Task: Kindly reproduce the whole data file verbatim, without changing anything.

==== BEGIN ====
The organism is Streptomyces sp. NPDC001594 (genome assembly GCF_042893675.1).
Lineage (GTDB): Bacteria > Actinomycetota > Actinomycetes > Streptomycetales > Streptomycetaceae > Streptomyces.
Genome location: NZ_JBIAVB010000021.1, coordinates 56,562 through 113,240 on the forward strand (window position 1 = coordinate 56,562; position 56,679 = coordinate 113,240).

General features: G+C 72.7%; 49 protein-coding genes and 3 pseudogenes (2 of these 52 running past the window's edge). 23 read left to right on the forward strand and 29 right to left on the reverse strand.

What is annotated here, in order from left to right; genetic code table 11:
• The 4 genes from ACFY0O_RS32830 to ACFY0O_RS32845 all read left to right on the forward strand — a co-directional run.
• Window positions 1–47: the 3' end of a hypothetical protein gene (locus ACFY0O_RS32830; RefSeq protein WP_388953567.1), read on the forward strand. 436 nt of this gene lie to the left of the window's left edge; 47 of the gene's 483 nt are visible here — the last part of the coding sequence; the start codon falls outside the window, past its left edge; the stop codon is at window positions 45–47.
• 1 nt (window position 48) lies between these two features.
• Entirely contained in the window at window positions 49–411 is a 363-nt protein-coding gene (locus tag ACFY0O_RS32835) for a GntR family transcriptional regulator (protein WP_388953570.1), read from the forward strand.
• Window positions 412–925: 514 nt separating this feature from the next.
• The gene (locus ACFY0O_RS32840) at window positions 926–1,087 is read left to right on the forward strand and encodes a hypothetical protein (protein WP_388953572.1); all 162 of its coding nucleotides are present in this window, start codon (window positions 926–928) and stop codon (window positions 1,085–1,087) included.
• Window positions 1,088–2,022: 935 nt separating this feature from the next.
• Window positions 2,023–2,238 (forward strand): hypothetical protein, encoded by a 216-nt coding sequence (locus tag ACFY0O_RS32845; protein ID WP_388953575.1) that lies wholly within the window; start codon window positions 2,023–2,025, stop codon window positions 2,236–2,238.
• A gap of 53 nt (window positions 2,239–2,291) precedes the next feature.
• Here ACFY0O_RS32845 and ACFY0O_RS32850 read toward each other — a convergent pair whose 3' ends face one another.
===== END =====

The organism is Streptomyces sp. NPDC001594 (genome assembly GCF_042893675.1).
Lineage (GTDB): Bacteria > Actinomycetota > Actinomycetes > Streptomycetales > Streptomycetaceae > Streptomyces.
Genome location: NZ_JBIAVB010000021.1, coordinates 56,562 through 113,240 on the forward strand (window position 1 = coordinate 56,562; position 56,679 = coordinate 113,240).

General features: G+C 72.7%; 49 protein-coding genes and 3 pseudogenes (2 of these 52 running past the window's edge). 23 read left to right on the forward strand and 29 right to left on the reverse strand.

What is annotated here, in order from left to right; genetic code table 11:
• The 4 genes from ACFY0O_RS32830 to ACFY0O_RS32845 all read left to right on the forward strand — a co-directional run.
• Window positions 1–47: the 3' end of a hypothetical protein gene (locus ACFY0O_RS32830; RefSeq protein WP_388953567.1), read on the forward strand. 436 nt of this gene lie to the left of the window's left edge; 47 of the gene's 483 nt are visible here — the last part of the coding sequence; the start codon falls outside the window, past its left edge; the stop codon is at window positions 45–47.
• 1 nt (window position 48) lies between these two features.
• Entirely contained in the window at window positions 49–411 is a 363-nt protein-coding gene (locus tag ACFY0O_RS32835) for a GntR family transcriptional regulator (protein WP_388953570.1), read from the forward strand.
• Window positions 412–925: 514 nt separating this feature from the next.
• The gene (locus ACFY0O_RS32840) at window positions 926–1,087 is read left to right on the forward strand and encodes a hypothetical protein (protein WP_388953572.1); all 162 of its coding nucleotides are present in this window, start codon (window positions 926–928) and stop codon (window positions 1,085–1,087) included.
• Window positions 1,088–2,022: 935 nt separating this feature from the next.
• Window positions 2,023–2,238 (forward strand): hypothetical protein, encoded by a 216-nt coding sequence (locus tag ACFY0O_RS32845; protein ID WP_388953575.1) that lies wholly within the window; start codon window positions 2,023–2,025, stop codon window positions 2,236–2,238.
• A gap of 53 nt (window positions 2,239–2,291) precedes the next feature.
• Here ACFY0O_RS32845 and ACFY0O_RS32850 read toward each other — a convergent pair whose 3' ends face one another.